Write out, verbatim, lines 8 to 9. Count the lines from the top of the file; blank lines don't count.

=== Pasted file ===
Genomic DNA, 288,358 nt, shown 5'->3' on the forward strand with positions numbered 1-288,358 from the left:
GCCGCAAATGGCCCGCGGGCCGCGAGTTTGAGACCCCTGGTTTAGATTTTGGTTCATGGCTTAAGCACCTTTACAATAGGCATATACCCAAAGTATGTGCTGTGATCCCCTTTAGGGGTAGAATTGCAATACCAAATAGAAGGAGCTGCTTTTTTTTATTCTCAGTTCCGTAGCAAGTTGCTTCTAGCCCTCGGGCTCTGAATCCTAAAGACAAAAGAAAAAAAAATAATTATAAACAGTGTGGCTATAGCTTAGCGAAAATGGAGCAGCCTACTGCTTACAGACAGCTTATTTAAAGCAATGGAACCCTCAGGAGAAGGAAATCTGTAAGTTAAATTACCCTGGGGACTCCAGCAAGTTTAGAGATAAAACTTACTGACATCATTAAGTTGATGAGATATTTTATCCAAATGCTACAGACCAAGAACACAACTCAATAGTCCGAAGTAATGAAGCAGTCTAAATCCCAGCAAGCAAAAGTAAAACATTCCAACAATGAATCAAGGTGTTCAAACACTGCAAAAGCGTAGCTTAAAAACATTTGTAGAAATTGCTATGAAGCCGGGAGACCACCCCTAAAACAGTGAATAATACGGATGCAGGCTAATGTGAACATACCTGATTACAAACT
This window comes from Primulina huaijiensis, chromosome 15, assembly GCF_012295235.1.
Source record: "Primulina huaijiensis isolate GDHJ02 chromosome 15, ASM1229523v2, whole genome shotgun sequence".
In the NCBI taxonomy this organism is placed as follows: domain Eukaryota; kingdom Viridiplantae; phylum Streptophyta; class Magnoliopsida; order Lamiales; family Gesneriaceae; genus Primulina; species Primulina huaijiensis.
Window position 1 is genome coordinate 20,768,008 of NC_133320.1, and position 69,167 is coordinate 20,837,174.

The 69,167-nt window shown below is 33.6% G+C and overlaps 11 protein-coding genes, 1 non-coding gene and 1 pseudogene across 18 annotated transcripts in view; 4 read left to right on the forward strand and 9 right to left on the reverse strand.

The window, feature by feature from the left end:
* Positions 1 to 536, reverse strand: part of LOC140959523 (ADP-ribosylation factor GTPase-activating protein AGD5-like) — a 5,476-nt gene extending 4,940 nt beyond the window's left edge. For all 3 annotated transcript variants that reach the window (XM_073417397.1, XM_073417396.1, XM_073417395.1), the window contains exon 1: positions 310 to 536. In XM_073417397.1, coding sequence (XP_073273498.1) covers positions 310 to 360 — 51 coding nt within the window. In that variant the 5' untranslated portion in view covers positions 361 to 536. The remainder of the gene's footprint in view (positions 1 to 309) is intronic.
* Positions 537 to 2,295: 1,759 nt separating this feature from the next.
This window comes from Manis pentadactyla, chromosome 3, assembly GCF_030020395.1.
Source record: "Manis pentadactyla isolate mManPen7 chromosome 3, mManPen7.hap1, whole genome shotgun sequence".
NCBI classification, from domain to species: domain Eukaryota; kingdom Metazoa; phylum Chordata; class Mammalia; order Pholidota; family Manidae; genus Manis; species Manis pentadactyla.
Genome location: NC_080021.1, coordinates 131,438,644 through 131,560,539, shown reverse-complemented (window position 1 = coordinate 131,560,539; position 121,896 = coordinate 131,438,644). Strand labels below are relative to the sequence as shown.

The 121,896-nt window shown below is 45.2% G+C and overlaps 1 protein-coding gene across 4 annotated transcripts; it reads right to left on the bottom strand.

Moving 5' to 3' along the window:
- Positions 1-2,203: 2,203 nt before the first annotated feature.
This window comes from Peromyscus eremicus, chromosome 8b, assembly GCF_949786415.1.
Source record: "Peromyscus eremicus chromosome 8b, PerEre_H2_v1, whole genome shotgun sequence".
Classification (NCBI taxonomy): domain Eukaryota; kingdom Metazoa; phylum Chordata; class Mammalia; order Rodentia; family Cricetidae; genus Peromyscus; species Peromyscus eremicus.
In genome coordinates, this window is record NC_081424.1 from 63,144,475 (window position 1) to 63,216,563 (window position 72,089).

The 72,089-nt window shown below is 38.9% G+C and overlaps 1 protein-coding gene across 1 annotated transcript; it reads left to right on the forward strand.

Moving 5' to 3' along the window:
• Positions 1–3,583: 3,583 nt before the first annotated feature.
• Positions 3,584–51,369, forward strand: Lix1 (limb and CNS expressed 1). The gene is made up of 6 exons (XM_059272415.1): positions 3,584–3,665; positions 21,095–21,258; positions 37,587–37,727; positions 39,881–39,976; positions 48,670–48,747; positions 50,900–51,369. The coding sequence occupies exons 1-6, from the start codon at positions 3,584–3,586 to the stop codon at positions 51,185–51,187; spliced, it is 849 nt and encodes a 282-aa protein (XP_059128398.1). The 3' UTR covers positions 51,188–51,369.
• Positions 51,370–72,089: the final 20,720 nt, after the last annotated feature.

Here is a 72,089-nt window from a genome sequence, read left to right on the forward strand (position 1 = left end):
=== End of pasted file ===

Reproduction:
The window, feature by feature from the left end:
* Positions 1 to 536, reverse strand: part of LOC140959523 (ADP-ribosylation factor GTPase-activating protein AGD5-like) — a 5,476-nt gene extending 4,940 nt beyond the window's left edge. For all 3 annotated transcript variants that reach the window (XM_073417397.1, XM_073417396.1, XM_073417395.1), the window contains exon 1: positions 310 to 536. In XM_073417397.1, coding sequence (XP_073273498.1) covers positions 310 to 360 — 51 coding nt within the window. In that variant the 5' untranslated portion in view covers positions 361 to 536. The remainder of the gene's footprint in view (positions 1 to 309) is intronic.